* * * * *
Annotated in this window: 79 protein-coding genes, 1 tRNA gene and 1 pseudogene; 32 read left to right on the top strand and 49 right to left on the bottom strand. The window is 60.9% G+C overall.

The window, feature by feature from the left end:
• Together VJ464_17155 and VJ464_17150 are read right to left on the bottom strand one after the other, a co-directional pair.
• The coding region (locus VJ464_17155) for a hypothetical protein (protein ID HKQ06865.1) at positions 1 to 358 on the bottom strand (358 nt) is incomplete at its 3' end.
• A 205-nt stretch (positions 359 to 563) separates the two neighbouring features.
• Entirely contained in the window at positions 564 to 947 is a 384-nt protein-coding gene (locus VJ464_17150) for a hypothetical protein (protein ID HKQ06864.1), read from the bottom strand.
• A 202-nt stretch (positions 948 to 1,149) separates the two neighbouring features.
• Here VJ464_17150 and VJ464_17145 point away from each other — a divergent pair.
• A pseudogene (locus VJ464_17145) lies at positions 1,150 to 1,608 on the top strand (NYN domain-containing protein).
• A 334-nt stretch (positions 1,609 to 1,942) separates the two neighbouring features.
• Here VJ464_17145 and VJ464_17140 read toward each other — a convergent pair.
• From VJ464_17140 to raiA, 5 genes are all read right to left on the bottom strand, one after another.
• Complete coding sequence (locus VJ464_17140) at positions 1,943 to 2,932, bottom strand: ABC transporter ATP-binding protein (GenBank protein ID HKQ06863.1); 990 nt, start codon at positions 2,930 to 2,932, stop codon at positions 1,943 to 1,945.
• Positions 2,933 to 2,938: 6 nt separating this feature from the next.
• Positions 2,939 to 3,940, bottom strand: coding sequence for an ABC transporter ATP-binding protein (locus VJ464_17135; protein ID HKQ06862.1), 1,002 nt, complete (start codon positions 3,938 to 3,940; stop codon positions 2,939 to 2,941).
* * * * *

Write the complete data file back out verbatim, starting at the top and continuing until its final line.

Annotated in this window: 79 protein-coding genes, 1 tRNA gene and 1 pseudogene; 32 read left to right on the top strand and 49 right to left on the bottom strand. The window is 60.9% G+C overall.

The window, feature by feature from the left end:
• Together VJ464_17155 and VJ464_17150 are read right to left on the bottom strand one after the other, a co-directional pair.
• The coding region (locus VJ464_17155) for a hypothetical protein (protein ID HKQ06865.1) at positions 1 to 358 on the bottom strand (358 nt) is incomplete at its 3' end.
• A 205-nt stretch (positions 359 to 563) separates the two neighbouring features.
• Entirely contained in the window at positions 564 to 947 is a 384-nt protein-coding gene (locus VJ464_17150) for a hypothetical protein (protein ID HKQ06864.1), read from the bottom strand.
• A 202-nt stretch (positions 948 to 1,149) separates the two neighbouring features.
• Here VJ464_17150 and VJ464_17145 point away from each other — a divergent pair.
• A pseudogene (locus VJ464_17145) lies at positions 1,150 to 1,608 on the top strand (NYN domain-containing protein).
• A 334-nt stretch (positions 1,609 to 1,942) separates the two neighbouring features.
• Here VJ464_17145 and VJ464_17140 read toward each other — a convergent pair.
• From VJ464_17140 to raiA, 5 genes are all read right to left on the bottom strand, one after another.
• Complete coding sequence (locus VJ464_17140) at positions 1,943 to 2,932, bottom strand: ABC transporter ATP-binding protein (GenBank protein ID HKQ06863.1); 990 nt, start codon at positions 2,930 to 2,932, stop codon at positions 1,943 to 1,945.
• Positions 2,933 to 2,938: 6 nt separating this feature from the next.
• Positions 2,939 to 3,940, bottom strand: coding sequence for an ABC transporter ATP-binding protein (locus VJ464_17135; protein ID HKQ06862.1), 1,002 nt, complete (start codon positions 3,938 to 3,940; stop codon positions 2,939 to 2,941).